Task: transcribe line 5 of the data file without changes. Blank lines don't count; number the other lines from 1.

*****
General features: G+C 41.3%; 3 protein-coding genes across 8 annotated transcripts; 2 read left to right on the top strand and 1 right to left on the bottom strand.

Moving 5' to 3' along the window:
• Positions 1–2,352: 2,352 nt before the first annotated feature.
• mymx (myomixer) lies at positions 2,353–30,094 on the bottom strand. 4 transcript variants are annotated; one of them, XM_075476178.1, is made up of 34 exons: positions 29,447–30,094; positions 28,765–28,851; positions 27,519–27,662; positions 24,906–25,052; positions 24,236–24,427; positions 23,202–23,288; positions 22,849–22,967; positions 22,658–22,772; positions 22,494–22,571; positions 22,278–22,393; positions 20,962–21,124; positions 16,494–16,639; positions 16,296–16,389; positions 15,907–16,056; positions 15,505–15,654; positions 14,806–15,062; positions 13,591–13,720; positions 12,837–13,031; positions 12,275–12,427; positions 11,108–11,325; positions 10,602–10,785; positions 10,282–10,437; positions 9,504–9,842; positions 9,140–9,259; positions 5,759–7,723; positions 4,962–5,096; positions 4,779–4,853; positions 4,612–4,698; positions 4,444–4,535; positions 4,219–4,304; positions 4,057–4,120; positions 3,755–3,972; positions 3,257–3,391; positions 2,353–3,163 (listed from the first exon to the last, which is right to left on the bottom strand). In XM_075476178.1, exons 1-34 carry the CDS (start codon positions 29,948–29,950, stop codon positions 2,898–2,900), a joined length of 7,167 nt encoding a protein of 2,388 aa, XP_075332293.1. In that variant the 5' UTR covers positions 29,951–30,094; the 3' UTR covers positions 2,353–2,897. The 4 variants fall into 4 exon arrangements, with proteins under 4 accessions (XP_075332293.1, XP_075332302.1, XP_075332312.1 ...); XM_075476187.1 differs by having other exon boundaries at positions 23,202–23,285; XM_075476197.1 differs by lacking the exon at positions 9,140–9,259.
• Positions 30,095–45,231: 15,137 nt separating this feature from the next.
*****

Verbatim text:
• Positions 30,095–45,231: 15,137 nt separating this feature from the next.